General aviation just wants to be treated fairly by TSA, FAA

 - July 28, 2008, 12:19 PM

The National Air Transportation Association (NATA) said its efforts to reopen Ronald Reagan Washington National Airport (DCA) to on-demand air charter flights are beginning to show signs of success. Although the centerpiece remains a petition filed with the FAA in March seeking rulemaking to determine the conditions under which charter flights could once again use the airport, NATA president Jim Coyne said he and others in the association have been very busy in recent weeks meeting with aviation policy leaders on Capitol Hill and throughout the various government agencies that play a security role.

As a direct result of the association’s efforts, numerous members of Congress have written to President Bush to request exactly what NATA’s petition seeks: a set of security and procedural rules for flying to and from DCA that are equivalent to those imposed on the airlines using that facility.

“When we began our efforts in March, we knew we had a tough fight ahead of us,” said Coyne. “I’m very gratified with the support we have received and the actions that have been taken. In addition to the various communications from Congress to the Administration, a provision in the House aviation security bill would mandate the same kind of rulemaking sought in our petition. That’s real progress, but we’re not finished yet.”

Coyne explained that with government security programs for charter aircraft making their security equivalent to the scheduled airlines, all that remains is for the additional measures necessary for operations at DCA to be applied to nonscheduled Part 135 flights. Many in Congress agree that it is time these steps were taken and the airport is opened to operators who can comply with these more stringent requirements.

While he was happy with progress on that front, Coyne told TSA officials of his “strong concerns” that the federal government’s continuing efforts to reassure the American public of their security is doing irreparable harm to the nation’s general aviation industry.

“Time and time again, we see general aviation bearing the brunt of the federal government’s public statements about specific actions it is taking in the war on terrorism,” Coyne said at a meeting between the TSA and other GA groups early last month. “It is imperative that policy makers in the administration understand they are doing great harm to this industry when they highlight meaningless restrictions imposed on general aviation in the name of national security.”

TSA officials in the meeting responded that the fears expressed by Coyne and others were very real. “You have every right” to be concerned about the damage the public’s perception of these restrictions is doing to the general aviation industry, one official agreed.

Public Paranoia

Continuing to publicize either new restrictions on general aviation or air defense exercises involving single-engine airplanes–as the Defense Department did on June 5–is “leading to public animosity” toward the industry, Coyne said during the meeting with the TSA. “There is no need to frighten the American public about small airplanes,” he continued, noting that much has been done since 9/11 to improve GA security.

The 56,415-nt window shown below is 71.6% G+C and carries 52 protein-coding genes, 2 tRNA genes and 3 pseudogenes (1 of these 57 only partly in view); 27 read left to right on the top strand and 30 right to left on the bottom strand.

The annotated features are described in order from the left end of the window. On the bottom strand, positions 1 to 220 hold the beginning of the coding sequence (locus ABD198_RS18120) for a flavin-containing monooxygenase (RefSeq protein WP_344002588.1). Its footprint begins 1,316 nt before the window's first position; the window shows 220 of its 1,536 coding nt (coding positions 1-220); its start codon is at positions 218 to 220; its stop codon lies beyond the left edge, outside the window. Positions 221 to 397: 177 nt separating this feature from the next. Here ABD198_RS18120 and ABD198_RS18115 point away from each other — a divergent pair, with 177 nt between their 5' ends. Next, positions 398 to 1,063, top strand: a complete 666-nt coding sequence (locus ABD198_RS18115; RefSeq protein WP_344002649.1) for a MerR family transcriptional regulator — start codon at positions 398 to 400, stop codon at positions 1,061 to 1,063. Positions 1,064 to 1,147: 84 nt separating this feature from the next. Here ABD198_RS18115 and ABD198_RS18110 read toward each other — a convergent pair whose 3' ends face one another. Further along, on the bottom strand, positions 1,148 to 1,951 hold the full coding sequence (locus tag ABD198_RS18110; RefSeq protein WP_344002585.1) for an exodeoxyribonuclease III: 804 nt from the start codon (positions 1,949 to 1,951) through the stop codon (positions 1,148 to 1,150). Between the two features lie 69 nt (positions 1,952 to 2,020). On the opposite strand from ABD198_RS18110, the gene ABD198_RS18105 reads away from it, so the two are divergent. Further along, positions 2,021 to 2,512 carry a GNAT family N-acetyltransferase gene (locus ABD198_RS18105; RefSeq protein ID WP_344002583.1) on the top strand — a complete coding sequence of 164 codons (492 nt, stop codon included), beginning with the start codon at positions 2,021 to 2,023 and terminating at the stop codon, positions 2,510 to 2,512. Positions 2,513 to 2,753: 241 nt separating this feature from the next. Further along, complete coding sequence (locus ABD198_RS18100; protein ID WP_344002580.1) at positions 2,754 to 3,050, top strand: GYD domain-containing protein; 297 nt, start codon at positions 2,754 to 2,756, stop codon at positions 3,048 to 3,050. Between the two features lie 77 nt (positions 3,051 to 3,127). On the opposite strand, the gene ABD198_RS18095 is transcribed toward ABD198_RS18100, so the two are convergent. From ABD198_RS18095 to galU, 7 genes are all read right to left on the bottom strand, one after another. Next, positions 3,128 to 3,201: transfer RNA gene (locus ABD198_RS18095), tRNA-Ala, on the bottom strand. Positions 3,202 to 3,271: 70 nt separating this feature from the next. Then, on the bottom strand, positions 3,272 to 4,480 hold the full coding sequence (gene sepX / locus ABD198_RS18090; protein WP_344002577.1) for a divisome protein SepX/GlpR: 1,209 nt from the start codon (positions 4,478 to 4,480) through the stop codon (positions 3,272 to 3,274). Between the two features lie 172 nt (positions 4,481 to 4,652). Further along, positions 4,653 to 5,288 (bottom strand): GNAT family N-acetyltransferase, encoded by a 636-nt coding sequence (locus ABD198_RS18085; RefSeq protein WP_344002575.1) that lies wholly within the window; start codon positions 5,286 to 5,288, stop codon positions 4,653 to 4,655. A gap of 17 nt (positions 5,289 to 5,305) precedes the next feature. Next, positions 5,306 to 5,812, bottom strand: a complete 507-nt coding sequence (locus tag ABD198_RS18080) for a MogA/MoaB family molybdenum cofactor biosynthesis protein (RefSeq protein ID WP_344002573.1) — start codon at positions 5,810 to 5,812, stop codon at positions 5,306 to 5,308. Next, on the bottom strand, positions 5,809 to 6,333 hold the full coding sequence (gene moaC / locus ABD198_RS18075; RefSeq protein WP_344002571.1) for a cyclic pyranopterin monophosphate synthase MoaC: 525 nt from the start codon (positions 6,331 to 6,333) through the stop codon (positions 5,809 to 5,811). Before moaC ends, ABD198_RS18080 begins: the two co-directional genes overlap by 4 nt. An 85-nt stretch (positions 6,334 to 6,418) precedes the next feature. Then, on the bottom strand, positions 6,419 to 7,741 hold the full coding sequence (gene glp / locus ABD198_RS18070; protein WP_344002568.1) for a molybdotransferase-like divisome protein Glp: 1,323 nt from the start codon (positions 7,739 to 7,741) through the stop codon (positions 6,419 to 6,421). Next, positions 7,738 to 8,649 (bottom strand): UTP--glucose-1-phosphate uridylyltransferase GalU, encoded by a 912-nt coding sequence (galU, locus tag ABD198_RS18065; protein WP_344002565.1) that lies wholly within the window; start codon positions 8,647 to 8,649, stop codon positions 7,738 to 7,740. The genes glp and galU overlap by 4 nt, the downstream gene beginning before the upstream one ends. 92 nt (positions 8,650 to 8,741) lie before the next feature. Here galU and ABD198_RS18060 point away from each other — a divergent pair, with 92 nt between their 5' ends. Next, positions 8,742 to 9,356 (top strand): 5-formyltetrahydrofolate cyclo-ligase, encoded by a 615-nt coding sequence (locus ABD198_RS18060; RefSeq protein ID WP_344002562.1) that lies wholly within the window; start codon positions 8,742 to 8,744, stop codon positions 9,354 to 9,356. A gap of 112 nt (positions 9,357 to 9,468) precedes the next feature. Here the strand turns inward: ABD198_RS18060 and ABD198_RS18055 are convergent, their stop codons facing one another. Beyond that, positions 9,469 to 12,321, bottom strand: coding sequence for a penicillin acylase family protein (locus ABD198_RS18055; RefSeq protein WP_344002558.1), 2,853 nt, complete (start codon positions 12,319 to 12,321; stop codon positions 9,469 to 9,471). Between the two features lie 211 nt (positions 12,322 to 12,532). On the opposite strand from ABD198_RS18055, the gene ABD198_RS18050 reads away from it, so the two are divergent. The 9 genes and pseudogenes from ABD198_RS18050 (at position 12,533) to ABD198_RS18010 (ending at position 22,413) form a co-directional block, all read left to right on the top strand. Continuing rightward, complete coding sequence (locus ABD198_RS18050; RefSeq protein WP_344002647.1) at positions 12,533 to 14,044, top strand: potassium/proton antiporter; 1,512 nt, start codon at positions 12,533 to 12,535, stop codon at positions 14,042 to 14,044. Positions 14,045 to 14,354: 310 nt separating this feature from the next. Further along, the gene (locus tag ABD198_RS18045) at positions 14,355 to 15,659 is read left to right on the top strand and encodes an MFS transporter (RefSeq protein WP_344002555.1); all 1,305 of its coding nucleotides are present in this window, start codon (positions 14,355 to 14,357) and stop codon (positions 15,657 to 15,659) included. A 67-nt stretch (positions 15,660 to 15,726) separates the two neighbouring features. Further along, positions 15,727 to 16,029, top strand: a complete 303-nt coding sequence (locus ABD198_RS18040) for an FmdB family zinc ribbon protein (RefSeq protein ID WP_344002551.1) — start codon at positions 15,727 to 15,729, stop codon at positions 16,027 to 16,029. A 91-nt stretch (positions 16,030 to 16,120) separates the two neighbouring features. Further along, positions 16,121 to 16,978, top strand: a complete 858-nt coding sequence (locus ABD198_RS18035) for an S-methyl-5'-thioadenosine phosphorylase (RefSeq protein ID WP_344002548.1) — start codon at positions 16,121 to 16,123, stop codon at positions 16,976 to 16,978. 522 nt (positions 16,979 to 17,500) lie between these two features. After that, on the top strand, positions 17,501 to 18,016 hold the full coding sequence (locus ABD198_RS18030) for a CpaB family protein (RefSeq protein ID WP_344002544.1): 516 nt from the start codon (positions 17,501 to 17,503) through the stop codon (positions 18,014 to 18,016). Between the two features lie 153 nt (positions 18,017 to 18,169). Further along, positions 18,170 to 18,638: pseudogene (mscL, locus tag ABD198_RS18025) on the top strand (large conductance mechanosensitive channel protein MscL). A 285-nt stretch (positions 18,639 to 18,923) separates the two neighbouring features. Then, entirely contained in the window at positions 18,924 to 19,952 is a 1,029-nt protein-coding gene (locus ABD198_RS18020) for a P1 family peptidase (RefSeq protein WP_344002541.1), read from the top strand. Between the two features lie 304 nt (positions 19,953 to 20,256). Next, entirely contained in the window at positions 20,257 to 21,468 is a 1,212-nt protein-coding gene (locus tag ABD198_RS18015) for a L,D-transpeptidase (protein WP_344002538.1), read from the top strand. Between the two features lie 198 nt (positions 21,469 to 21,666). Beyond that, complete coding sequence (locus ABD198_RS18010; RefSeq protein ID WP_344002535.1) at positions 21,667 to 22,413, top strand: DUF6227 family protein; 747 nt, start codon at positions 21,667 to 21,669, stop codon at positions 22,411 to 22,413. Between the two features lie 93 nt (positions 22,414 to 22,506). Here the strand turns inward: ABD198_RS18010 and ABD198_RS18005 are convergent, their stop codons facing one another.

AOPA also questioned the DOD exercise over the Washington, D.C. area, in which two F-16s were sent up to intercept two Civil Air Patrol Cessna 172s in national capital airspace to test procedures for “identifying and confronting hostile aircraft.”

“We’re extraordinarily disappointed that the military essentially told the press that
a Cessna 172 is being viewed as a ‘threat’ aircraft,” said AOPA president Phil Boyer. “There is no threat analysis we’re aware of that suggests that these light general aviation aircraft represent any significant risk to the public. But the publicity surrounding this exercise can only contribute to the unfounded public paranoia concerning GA aircraft.”

AOPA raised concerns about the safety of the exercise, noting that an intercept–especially at night–is always a risky procedure, particularly when conducted between aircraft having large speed differentials. “Frankly, if the concern is public safety and security, we wonder why they are conducting this exercise at night over a densely populated area in one of the busiest air traffic corridors in the nation,” said Boyer.

According to AOPA, senior TSA officials knew nothing of the intercept test until it was reported in the press. “Public perception is everything,” Coyne said after the meeting with the TSA. “In the current environment, everything the federal government does in the security arena is highly publicized. When the federal government publicizes the things it is doing to further secure general aviation without publicizing its actions to secure rental trucks or recreational boats, it leaves the public thinking that small airplanes are a threat while other activities are not.”

AOPA took strong issue with an article in USA Today several days later that said thousands of airports are located within 60 miles of nuclear power plants. “When you read the article carefully, there is nothing to show there is a danger from GA aircraft to nuclear power plants,” the association said. “But the article is filled with innuendo and disconnected facts calculated to stir up public hysteria once again.”